Befitting its status as an anonymous city in the American Southwest, Night Vale can be hard to pin down. Sure, there are the Patsy Cline seances at the local record store and the romantic evenings in the Arby’s parking lot that you would expect of any small desert town. But what of Night Vale’s more unique eccentricities, like the tiny civilization that lives under the bowling alley? Or the startling parade of hideous, oft-mysterious deaths of its public radio interns?
As a podcast, Welcome to Night Vale is far easier to categorize: it’s a raging success. The long-running weekly dispatches from this lagoon of the bizarro have vaulted this town and its creators—Joseph Fink and Jeffrey Cranor—into the creative stratosphere. The podcast begat a series of successful live-show tours and, last year, a bestselling standalone novel. Now, every episode of Night Vale’s first two seasons has been transcribed and collected in two print volumes, Mostly Void, Partially Stars and The Great Glowing Coils of the Universe, on sale September 6. Interspersed with the scripts is commentary from the writers and performers and original, appropriately strange artwork.
To peel back the curtain even further, we recently caught up with Joseph Fink outside the dog park to chat about Night Vale’s endearing oddities, how we might consume it in the future, and Steve Carlsberg.
Now that you’ve turned the podcast into a live show, a novel, and these novelized scripts, are there any formats left you’d like to explore?
I think we’re open to anything. A lot of it is just, Night Vale is something that belongs to us, and that we make ourselves. It’s still made the same way, just two of us writing it and then a close-knit, small group of performers making it. The nice thing about books is that, even though we have Harper publishing it and editing it—and we couldn’t do it to this scale [or quality] without Harper—we still know how to write a book. It’s still something that comes from us, and it’s something we know how to do. Whereas a board game or a movie are things that we don’t necessarily know how to do. So they’re not out of the question; they’re just something we take a lot slower and more carefully, because it involves learning things.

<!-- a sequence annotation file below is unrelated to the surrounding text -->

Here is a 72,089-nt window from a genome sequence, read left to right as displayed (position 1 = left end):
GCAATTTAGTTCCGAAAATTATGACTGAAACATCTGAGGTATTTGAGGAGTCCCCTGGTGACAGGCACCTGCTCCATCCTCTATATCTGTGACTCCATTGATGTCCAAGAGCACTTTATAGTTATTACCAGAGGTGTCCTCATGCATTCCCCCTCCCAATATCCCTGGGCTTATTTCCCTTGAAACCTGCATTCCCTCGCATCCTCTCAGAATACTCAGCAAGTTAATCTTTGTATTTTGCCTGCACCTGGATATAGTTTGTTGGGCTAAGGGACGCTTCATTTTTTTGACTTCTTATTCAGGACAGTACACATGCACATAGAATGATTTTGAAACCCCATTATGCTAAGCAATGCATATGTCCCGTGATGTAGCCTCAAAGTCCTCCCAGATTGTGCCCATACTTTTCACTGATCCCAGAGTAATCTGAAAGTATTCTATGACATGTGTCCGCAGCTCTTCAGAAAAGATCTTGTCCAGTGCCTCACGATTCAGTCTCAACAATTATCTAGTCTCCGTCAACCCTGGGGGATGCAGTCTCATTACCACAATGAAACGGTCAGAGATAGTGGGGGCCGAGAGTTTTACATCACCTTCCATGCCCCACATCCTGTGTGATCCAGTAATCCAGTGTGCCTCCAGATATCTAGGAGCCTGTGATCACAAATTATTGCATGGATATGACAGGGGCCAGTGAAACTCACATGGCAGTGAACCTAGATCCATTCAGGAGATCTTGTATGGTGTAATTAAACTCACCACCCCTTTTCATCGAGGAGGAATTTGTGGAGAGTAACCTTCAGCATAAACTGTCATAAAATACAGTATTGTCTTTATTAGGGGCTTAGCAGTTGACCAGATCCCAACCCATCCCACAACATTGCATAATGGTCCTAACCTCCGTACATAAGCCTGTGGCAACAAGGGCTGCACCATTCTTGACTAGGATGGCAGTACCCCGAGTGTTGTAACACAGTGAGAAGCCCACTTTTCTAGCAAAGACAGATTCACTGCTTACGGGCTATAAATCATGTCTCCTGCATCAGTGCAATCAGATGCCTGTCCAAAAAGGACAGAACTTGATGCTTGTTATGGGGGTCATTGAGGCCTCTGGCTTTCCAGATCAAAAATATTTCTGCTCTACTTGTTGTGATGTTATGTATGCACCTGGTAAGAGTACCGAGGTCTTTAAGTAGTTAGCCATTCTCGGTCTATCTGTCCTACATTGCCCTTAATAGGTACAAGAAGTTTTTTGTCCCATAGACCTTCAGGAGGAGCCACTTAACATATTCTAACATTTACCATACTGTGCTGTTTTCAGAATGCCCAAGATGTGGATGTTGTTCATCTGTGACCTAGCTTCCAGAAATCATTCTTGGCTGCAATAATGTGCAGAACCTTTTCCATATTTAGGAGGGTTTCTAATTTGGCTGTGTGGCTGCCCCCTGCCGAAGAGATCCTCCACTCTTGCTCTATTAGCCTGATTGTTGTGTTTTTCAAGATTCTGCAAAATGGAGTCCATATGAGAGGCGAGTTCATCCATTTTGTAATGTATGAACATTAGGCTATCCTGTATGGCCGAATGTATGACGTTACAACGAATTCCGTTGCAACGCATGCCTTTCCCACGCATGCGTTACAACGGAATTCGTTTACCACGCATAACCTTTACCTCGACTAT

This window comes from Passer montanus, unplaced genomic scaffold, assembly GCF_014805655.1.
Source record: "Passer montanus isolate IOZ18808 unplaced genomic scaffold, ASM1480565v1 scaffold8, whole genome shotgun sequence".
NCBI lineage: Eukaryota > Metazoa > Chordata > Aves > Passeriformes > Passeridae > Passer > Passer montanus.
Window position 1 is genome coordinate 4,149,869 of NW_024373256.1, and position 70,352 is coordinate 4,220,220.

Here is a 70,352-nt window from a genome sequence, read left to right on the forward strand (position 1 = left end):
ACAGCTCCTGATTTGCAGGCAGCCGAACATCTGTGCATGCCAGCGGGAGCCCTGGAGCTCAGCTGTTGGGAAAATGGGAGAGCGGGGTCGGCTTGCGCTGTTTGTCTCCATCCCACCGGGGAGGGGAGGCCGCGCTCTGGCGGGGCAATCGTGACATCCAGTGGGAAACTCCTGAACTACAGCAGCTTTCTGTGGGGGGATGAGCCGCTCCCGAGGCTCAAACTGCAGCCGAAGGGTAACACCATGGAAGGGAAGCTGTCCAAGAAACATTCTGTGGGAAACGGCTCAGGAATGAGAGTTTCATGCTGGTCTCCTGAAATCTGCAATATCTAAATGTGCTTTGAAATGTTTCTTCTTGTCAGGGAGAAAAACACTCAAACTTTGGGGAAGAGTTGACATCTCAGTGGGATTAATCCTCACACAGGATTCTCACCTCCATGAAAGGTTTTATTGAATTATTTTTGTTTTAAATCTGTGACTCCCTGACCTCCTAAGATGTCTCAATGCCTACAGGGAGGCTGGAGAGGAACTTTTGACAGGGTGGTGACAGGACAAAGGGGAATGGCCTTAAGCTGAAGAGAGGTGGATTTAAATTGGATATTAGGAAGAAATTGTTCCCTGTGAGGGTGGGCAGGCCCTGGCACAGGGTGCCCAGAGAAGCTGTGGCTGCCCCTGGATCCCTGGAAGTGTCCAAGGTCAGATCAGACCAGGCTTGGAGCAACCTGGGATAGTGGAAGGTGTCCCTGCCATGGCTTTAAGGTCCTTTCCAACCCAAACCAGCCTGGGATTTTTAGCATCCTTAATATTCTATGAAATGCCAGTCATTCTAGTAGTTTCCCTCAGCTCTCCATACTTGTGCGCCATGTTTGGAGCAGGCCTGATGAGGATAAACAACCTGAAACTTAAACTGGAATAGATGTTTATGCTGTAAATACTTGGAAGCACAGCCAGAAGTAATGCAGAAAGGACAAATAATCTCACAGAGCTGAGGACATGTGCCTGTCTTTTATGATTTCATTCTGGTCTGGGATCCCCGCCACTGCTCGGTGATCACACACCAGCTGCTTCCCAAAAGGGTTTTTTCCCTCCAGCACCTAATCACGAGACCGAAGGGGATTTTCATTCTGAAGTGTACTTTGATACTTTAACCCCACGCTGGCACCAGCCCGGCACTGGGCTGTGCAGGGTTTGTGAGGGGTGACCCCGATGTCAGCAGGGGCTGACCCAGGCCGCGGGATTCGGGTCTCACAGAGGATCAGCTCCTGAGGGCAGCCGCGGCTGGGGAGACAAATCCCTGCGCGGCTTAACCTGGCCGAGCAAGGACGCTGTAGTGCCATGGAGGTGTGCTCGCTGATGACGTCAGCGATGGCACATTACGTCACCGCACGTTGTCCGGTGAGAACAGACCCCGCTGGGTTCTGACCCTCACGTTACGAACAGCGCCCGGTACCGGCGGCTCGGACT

Is it possible at this point for you to pick out a favorite episode?
Not a favorite. There are a bunch I’m really proud of. We’re approaching it from the point of view of making it, so [often] I’m really proud of the work we did, or just the particular way of making it was interesting. The one we often point to as kind of unusual in how we made it is “Episode 67: [Best Of?].” At this point, Jeffrey and I tend to write the scripts almost completely separately. We’ll take turns writing the rough drafts out completely and then we’ll edit them together. We’re not usually doing joint writing on any particular draft. But with “[Best Of?]” we made the choice to write it together, directly from the rough draft. Jeffrey would set up a section and I would write from there, so it was kind of an interesting writing challenge.
It allowed us to bring in James Urbaniak, an actor we just absolutely love, and who just nails voiceover work. Writing for him was a joy. It was one of the few Night Vale episodes that, rather than being edited by me, we gave to Jon Bernstein, Disparition, to do a brand new score and audio editing. In a way that a lot of the episodes aren’t, it was very much a team effort, and I think it turned out very well.
Do you have a favorite among Night Vale’s oddball side characters?
[The side] characters we like, we turn into main characters. Steve Carlsberg started out as a minor character, but, partly because we found him interesting and partly because Hal Lublin does an amazing job performing him, we have vastly expanded his role in the story. I can’t think of any [current minor character] in particular I feel is underutilized, but I’m always keeping an eye out. I regularly go back through old scripts and [thinking], “Oh right, this person! What is this person up to these days?”
Are there characters who surprised you, either in the directions they took in the story or how popular they became? Perhaps Intern Dana or Diane Crayton, who carried the novel?